Take the 2-minute tour ×
Stack Overflow is a question and answer site for professional and enthusiast programmers. It's 100% free, no registration required.

I have tens of thousands of images within a specific directory. I have hand-picked specific files from this directory that I want to move into a subdirectory:

>find . -type f -name '*.png'| \
 grep -Ev "(_retina|_hd|_iphone)"

This results in thousands (instead of tens of thousands) of images, which is what I want. I want to move those images from ./ to ./tmp/.

This post asks how to move these images within SVN en masse, although it is still using svn mv. This moves the images one-by-one, and is very slow:

>find . -type f -name "*.png"| \
 grep -Ev "(_retina|_hd|_iphone)"| \
 xargs -I CMD svn mv "CMD" "tmp/CMD"

Since svn preserves file revision history with an svn cp, this appears to be faster:

>find . -type f -name "*.png"| \
 grep -Ev "(_retina|_hd|_iphone)"| \
 xargs -I CMD svn cp "CMD" "tmp/CMD"
>find . -type f -name "*.png"| \
 grep -Ev "(_retina|_hd|_iphone)"| \
 xargs -I CMD svn rm "CMD"

I first svn cp all the desired images, which seems to fly through very quickly. Then I run svn rm to delete the original images, which also goes very fast. Then I commit.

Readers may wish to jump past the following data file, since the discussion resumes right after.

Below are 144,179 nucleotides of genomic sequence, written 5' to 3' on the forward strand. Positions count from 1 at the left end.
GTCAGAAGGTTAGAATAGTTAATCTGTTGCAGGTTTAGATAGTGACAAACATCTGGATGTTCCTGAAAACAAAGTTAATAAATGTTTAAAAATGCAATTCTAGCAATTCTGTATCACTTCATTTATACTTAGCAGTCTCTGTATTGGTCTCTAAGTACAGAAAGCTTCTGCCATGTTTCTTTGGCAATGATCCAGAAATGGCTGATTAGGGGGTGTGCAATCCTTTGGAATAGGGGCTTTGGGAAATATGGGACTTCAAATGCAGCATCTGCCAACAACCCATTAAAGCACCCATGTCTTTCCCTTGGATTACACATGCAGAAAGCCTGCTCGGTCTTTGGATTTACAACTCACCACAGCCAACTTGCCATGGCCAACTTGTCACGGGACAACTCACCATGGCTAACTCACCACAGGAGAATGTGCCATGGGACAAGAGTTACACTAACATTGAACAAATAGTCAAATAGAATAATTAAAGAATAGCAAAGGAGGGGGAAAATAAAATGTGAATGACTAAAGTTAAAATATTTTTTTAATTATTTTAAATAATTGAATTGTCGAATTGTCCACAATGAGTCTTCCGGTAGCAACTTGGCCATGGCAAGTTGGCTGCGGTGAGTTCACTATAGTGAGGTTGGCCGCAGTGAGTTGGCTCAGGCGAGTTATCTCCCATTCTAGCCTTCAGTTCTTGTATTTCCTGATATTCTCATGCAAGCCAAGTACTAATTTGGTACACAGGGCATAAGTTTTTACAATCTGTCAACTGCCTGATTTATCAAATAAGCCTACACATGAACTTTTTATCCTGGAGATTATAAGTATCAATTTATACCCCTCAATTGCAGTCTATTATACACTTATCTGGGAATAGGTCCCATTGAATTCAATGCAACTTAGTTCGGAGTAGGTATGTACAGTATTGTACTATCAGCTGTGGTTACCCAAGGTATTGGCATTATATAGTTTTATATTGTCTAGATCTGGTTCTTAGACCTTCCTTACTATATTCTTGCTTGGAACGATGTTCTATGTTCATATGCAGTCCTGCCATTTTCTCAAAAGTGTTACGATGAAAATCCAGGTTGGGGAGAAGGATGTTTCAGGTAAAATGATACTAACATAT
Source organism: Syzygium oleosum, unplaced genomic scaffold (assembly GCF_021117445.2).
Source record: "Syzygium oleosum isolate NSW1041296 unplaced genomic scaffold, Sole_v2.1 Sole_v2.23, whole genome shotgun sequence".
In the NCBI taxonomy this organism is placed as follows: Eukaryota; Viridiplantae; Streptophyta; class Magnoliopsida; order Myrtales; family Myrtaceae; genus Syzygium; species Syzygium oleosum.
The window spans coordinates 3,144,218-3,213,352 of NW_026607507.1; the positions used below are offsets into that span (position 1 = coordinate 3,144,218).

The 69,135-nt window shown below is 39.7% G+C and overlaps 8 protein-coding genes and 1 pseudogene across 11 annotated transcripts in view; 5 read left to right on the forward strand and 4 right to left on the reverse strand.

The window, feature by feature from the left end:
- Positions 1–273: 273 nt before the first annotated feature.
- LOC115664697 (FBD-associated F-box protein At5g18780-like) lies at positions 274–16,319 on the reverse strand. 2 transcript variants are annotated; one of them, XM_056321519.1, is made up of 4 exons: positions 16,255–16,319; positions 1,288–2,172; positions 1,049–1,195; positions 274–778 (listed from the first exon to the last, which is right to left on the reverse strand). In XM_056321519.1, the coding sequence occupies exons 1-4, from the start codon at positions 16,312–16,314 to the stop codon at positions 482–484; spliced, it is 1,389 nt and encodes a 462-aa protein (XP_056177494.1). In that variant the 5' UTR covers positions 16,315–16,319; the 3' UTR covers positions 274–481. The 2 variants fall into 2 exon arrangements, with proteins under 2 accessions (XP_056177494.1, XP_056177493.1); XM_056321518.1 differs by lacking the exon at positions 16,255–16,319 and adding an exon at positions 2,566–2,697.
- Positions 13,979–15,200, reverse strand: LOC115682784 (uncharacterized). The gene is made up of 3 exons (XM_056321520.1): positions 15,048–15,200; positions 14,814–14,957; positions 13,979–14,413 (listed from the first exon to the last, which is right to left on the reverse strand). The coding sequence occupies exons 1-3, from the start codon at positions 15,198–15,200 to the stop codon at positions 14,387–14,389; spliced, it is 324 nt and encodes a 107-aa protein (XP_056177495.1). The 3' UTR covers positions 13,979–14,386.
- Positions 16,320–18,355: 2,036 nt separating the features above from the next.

Is there any major advantage to using svn mv when doing bulk moves like this, versus using a dual svn cp then svn rm?

share|improve this question

1 Answer 1

up vote 2 down vote accepted

No, they should be exactly the same. According to the SVN manual:

This [mv] command is equivalent to an svn copy followed by svn delete

I'm surprised that the copy+delete is faster, but if it is, go for it.

share|improve this answer

Your Answer

 
discard

By posting your answer, you agree to the privacy policy and terms of service.

Not the answer you're looking for? Browse other questions tagged or ask your own question.